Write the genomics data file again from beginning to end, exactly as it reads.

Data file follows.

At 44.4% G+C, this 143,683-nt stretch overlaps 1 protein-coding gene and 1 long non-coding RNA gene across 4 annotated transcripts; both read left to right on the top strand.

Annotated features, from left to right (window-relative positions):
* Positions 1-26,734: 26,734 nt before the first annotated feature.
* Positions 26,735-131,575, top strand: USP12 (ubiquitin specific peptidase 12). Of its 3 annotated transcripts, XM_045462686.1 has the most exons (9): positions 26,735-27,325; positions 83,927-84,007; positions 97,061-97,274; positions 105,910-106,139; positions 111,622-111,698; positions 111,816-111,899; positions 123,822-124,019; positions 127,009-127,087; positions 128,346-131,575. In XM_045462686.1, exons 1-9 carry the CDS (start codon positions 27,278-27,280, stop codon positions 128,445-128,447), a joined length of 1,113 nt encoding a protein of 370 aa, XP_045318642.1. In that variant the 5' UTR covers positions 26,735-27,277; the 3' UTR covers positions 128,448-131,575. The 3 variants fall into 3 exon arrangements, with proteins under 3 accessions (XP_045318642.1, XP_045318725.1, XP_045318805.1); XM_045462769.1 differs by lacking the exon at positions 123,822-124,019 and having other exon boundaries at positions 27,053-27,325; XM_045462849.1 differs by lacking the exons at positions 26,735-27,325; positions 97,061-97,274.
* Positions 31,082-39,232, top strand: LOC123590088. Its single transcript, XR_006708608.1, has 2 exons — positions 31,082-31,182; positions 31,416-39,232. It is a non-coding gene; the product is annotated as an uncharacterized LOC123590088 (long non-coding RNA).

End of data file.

At 44.4% G+C, this 143,683-nt stretch overlaps 1 protein-coding gene and 1 long non-coding RNA gene across 4 annotated transcripts; both read left to right on the top strand.

Annotated features, from left to right (window-relative positions):
* Positions 1-26,734: 26,734 nt before the first annotated feature.
* Positions 26,735-131,575, top strand: USP12 (ubiquitin specific peptidase 12). Of its 3 annotated transcripts, XM_045462686.1 has the most exons (9): positions 26,735-27,325; positions 83,927-84,007; positions 97,061-97,274; positions 105,910-106,139; positions 111,622-111,698; positions 111,816-111,899; positions 123,822-124,019; positions 127,009-127,087; positions 128,346-131,575. In XM_045462686.1, exons 1-9 carry the CDS (start codon positions 27,278-27,280, stop codon positions 128,445-128,447), a joined length of 1,113 nt encoding a protein of 370 aa, XP_045318642.1. In that variant the 5' UTR covers positions 26,735-27,277; the 3' UTR covers positions 128,448-131,575. The 3 variants fall into 3 exon arrangements, with proteins under 3 accessions (XP_045318642.1, XP_045318725.1, XP_045318805.1); XM_045462769.1 differs by lacking the exon at positions 123,822-124,019 and having other exon boundaries at positions 27,053-27,325; XM_045462849.1 differs by lacking the exons at positions 26,735-27,325; positions 97,061-97,274.
* Positions 31,082-39,232, top strand: LOC123590088. Its single transcript, XR_006708608.1, has 2 exons — positions 31,082-31,182; positions 31,416-39,232. It is a non-coding gene; the product is annotated as an uncharacterized LOC123590088 (long non-coding RNA).